Speaker 2: Wolfgang Amadeus Mozart died on December 5, 1791 leaving the composition for his Requiem unfinished. Using his partially completed orchestral scores and his musical sketches on scraps of paper, other composers filled in the blanks to allow us to experience the genius and glory of this work.

Speaker 1: Although many versions of the Requiem mass have been written over the centuries, Mozart’s is considered the most influential contribution to this musical form.

Speaker 2: Mozart’s Requiem has been performed in honor and memory of many important figures throughout history including Fredric Haydn, Frédéric Chopin, and John F. Kennedy.

Speaker 1: In music and words, the intent of a Requiem is to take the listener to the sacred throne of God, seeking rest, solace, and understanding about this journey we call a lifetime. In it we celebrate our transition from this temporary earthly form into an eternal life with Him.

Speaker 2: As we listen to this music tonight, let these words of remembrance become our own prayer:

Speaker 1: We begin this sacred journey with a prayer of supplication -- a Kyrie: Lord, Have Mercy on us…

Speaker 2: May Your light shine on us in the same way your grace has saved those who have gone before…

 I. Introitus: Requiem aeternam (choir and soprano solo)
II. Kyrie eleison (choir)

Speaker 1: A trumpet will sound and summon all to God’s throne, where everything will be made known. Death will marvel as God’s creatures arise.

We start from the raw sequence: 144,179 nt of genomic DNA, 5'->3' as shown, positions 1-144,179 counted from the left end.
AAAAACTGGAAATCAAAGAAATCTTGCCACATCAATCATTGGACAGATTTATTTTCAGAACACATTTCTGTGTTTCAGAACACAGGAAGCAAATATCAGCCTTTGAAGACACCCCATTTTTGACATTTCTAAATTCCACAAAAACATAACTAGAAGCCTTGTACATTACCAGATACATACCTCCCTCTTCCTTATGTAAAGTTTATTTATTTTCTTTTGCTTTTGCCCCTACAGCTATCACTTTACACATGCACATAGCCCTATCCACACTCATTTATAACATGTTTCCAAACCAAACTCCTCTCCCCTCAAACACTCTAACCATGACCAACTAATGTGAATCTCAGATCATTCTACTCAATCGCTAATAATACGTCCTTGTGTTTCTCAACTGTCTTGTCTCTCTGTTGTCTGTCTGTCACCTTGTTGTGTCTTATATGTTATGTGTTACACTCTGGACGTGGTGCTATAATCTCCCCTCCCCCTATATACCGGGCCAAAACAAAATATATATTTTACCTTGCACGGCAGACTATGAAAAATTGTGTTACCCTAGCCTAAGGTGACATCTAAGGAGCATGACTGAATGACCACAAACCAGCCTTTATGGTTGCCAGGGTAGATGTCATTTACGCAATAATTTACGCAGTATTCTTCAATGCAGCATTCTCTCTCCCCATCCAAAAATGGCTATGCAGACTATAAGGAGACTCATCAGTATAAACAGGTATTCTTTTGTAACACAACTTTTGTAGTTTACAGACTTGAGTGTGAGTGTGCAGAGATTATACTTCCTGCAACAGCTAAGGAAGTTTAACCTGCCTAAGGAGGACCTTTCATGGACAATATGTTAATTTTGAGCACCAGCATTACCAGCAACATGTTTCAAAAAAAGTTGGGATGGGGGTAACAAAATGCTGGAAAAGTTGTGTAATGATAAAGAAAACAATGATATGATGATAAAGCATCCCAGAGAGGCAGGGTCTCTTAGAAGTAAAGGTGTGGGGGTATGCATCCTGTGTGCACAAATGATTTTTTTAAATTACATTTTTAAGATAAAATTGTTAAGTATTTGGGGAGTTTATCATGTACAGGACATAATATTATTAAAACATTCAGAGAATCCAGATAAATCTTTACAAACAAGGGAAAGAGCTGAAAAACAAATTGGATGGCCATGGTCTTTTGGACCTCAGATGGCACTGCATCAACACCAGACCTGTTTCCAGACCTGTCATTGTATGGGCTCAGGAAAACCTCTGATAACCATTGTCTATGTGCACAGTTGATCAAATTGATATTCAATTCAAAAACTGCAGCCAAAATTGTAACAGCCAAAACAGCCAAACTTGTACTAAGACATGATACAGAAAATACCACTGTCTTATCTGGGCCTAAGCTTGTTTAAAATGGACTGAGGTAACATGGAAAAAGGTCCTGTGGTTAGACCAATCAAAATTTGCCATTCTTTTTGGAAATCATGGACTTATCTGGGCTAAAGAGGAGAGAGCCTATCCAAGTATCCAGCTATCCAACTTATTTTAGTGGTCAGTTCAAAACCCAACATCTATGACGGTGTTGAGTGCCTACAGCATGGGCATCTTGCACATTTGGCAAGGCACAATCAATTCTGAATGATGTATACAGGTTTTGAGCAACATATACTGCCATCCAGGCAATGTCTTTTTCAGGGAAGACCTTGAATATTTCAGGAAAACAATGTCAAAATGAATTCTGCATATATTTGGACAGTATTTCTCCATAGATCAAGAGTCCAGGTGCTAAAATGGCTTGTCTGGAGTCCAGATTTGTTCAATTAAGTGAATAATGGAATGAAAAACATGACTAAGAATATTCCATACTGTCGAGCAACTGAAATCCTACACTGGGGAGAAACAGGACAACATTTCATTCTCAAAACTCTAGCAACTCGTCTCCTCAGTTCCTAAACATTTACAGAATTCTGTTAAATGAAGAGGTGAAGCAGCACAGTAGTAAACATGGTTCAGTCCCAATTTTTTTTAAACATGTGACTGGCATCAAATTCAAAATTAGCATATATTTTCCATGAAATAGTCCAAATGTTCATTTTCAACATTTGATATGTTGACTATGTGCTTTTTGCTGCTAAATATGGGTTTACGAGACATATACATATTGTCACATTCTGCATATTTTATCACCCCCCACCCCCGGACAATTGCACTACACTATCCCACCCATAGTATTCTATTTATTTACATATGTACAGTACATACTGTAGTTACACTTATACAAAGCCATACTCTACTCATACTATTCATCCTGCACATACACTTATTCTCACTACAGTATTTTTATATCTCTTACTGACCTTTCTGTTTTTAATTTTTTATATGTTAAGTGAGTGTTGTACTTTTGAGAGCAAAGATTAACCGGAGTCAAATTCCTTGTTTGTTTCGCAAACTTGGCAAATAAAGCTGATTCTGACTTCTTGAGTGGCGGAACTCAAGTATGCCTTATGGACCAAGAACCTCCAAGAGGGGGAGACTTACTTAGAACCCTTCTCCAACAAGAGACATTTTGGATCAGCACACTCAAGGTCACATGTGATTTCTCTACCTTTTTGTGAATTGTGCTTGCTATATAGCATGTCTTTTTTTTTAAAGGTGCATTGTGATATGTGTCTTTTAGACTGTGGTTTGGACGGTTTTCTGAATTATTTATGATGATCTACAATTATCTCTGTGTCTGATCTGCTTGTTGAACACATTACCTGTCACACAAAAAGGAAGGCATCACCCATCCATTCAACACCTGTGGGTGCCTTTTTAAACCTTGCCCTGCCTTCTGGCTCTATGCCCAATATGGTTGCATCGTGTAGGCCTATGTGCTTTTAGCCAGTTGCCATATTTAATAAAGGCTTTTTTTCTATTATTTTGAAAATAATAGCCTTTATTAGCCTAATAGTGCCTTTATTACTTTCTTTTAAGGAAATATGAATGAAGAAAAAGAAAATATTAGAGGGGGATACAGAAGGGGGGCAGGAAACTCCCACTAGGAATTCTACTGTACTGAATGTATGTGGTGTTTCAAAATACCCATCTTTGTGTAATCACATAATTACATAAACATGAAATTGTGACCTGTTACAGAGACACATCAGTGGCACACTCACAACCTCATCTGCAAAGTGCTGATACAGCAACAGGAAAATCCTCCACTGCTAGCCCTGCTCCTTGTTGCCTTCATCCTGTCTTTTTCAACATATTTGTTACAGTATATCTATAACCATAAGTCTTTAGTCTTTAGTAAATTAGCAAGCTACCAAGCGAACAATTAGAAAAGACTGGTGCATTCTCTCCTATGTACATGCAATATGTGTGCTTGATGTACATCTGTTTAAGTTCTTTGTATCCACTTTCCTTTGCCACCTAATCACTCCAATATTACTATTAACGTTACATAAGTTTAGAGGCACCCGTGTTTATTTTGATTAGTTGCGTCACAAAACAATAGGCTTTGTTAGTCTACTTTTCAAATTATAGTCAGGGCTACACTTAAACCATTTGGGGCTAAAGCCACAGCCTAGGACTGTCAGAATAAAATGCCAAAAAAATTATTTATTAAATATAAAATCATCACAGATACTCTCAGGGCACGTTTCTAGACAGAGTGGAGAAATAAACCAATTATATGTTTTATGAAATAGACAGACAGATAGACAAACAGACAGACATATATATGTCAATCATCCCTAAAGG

Speaker 2: And even though we are miserable beings and all that we have done in life is revealed in Your light of truth; have mercy on us; grant us forgiveness of all our sins.

III. Sequentia (text based on sections of the Dies Irae):Dies irae (choir)

Tuba mirum (soprano, contralto, tenor and bass solo)

Rex tremendae majestatis (choir)

Speaker 1:  The curse of sin is rebuked and now we are with those who are blessed. Humbly and meekly we pray for healing. Tearfully we recognize our guilt, and thankfully we accept your mercy.

Speaker 2: Lord Jesus Christ, King of glory, free your children from punishment, from the deep pit and the mouth of the lion, and bring us into the holy light that you promised to Abraham and his seed.

Recordare, Jesu pie (soprano, contralto, tenor and bass solo)
Confutatis maledictis (choir)

Lacrimosa dies illa (choir)

Speaker 1:  As an offering to you O Lord, we give You our sacrifices and prayers of praise.

Speaker 2: Accept them on behalf of those souls whom we remember today. Let those who have loved you pass from death to life eternal.

IV. Offertorium: Domine Jesu Christe (choir with solo quartet)

Speaker 1: Holy, Holy, Holy, Lord God of Hosts; Heaven and earth are full of your glory. Hosanna in the highest.

Speaker 2: Blessed is he who comes in the name of the Lord. Hosanna in the highest.

Versus: Hostias et preces (choir)

V. Sanctus:
Sanctus Dominus Deus Sabaoth (choir)

Speaker 1: O Lamb of God, who takes away the sins of the world, grant us peace.

Speaker 2: May everlasting light shine upon your saints, O Lord, Grant us eternal rest, and may everlasting light shine upon us…

Together: For You are eternally merciful.

Benedictus (solo quartet, then choir) 
VI. Agnus Dei (choir)